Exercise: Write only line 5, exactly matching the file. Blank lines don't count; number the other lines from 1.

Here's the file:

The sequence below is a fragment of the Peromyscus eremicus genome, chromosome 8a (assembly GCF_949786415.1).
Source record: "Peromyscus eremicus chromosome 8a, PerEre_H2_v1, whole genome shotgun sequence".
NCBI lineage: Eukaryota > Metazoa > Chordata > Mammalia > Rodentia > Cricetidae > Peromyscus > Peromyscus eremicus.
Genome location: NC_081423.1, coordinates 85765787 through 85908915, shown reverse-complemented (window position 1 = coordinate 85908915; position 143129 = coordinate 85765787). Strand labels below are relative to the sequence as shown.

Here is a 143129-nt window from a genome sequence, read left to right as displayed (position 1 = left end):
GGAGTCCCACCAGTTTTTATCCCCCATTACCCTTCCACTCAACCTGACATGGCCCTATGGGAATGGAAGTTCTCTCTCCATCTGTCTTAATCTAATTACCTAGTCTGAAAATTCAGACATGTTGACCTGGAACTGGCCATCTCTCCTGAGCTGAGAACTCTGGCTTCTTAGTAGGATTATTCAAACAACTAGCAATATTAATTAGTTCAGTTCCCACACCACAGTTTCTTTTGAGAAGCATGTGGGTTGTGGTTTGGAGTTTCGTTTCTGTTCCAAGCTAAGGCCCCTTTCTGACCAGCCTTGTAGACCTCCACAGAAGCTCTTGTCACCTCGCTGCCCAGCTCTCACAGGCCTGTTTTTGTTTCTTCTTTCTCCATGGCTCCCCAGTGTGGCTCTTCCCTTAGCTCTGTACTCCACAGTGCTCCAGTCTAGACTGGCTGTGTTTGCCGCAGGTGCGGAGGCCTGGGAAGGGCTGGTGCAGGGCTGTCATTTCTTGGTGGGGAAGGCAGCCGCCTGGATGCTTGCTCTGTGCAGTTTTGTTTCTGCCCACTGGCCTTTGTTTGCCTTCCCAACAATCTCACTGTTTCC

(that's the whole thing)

Here is a 143129-nt window from a genome sequence, read left to right as displayed (position 1 = left end):